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Worried about gambling? You are not alone. Here is the help you could access in 2024.

What is Gambling? Gambling is an activity where someone risks money or belongings. There is an element of randomness or chance involved and the intention is for the participant to win something of value.

It is estimated that over half the population of the UK takes part in some form of gambling activity. For some, this can be an enjoyable activity. For others, gambling can harm their physical and mental health, relationships, performance at work or study, get them into trouble with the law and leave them in serious debt and possible homelessness. Public Health England estimates that more than 400 suicides per year may be associated with problem gambling.  Family, friends and work colleagues can be affected by problem gambling too.

Based on 2018 data and depending on which part of the country you live in, Public Health England estimates that about 1 in a 100 people in the UK can be considered as a problem gambler, and that a further 4 in a 100 people are classified as at-risk gamblers, meaning they may experience some level of negative consequences due to their gambling.

Some of the types of gambling include;

  • Gaming: including card games, fruit machines, video-draw poker machines, slot machines, two-up and casino games such as baccarat and roulette.

  • Betting: including horse and greyhound races, football accumulators, other sporting events and elections.

  • Lotteries: including lotteries, instant scratch cards, raffles and bingo.

  • Speculation: gambling on business, insurance or stock markets.

However there are many types of gambling including crypto currencies, online tombola’s, in app purchases for games like Candy Crush and FIFA, and spread or asset betting.

People gamble for many different reasons, some don’t even realise they are.

Gambling can be grouped into categories of:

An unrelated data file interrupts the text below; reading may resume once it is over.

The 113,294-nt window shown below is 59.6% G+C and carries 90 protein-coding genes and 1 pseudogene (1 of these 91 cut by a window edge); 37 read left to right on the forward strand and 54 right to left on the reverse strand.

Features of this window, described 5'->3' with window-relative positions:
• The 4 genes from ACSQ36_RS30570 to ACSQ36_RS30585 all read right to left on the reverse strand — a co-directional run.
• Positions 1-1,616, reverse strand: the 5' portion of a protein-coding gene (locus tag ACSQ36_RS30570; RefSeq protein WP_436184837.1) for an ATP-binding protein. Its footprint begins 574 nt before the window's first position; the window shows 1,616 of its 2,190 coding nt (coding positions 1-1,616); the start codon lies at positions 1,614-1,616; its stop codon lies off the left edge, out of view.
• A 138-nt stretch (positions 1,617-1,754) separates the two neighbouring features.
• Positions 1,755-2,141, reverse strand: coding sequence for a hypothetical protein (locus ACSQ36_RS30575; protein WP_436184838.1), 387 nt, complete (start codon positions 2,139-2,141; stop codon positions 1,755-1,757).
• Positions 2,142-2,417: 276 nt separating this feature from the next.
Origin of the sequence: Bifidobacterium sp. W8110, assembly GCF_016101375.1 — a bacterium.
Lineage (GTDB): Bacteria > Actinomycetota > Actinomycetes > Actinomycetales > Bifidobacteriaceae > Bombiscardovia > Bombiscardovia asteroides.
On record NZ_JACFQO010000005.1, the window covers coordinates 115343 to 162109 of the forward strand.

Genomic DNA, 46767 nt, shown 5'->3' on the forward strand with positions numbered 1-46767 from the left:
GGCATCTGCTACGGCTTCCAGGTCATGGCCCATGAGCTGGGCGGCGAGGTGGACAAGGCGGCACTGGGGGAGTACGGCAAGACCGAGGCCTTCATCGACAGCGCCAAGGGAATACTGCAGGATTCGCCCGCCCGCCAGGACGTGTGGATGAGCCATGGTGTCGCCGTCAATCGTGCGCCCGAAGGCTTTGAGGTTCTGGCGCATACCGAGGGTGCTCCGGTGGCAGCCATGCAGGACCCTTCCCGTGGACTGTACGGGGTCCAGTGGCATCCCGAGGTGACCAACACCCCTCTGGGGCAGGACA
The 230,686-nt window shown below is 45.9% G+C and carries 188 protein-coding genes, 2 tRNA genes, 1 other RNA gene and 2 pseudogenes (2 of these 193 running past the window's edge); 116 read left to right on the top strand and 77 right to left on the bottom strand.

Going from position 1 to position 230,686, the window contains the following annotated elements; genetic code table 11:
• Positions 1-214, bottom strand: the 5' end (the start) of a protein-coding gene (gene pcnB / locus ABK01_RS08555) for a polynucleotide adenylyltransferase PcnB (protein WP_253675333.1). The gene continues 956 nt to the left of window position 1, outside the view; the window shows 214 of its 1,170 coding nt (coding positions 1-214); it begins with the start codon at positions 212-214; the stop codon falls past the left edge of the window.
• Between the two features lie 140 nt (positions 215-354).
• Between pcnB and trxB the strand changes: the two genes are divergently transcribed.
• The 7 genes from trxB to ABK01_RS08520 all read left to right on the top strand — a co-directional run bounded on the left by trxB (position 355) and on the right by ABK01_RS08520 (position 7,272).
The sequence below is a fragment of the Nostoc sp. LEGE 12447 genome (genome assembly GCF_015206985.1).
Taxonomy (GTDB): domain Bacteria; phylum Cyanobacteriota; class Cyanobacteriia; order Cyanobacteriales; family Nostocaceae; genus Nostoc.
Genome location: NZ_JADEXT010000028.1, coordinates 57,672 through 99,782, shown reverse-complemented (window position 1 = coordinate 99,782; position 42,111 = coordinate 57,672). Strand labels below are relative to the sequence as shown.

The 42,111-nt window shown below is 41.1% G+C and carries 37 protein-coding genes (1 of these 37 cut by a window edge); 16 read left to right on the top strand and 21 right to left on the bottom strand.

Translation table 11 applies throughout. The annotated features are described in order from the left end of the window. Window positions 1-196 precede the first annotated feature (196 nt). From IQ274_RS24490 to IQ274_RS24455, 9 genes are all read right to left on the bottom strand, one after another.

Social - this includes gambling either to be sociable or because it’s something that one does with friends and family or to impress others.


  • Money - this includes gambling to make money or gambling for the chance of winning big money

  • Stimulation - this includes gambling for the challenge, to compete against others, for a sense of achievement and for the excitement.

  • Recreation - this includes motives related to filling time, relieve tension, hobbies and pass times, fun and relaxation.

Harms can be experienced not just by gamblers themselves. They can also affect their children, partners, wider families and social networks, employers, communities and society as a whole. This is called Gambling Related Harms. 1 in 10 adults in the past year are expected to suffer gambling harm.

The harms from gambling can come from many different sources, you may be facing debt related issues, housing insecurity, employment issues, or family and relationship breakdown. Here at Citizens Advice Stevenage we are here to help you, you can fill in an email advice form or call us on our advice line.  

Where to go if you or someone you know needs to access support


All data courtesy of gambling harms UK, public health England, gambling commission and the children’s commission. with thanks.

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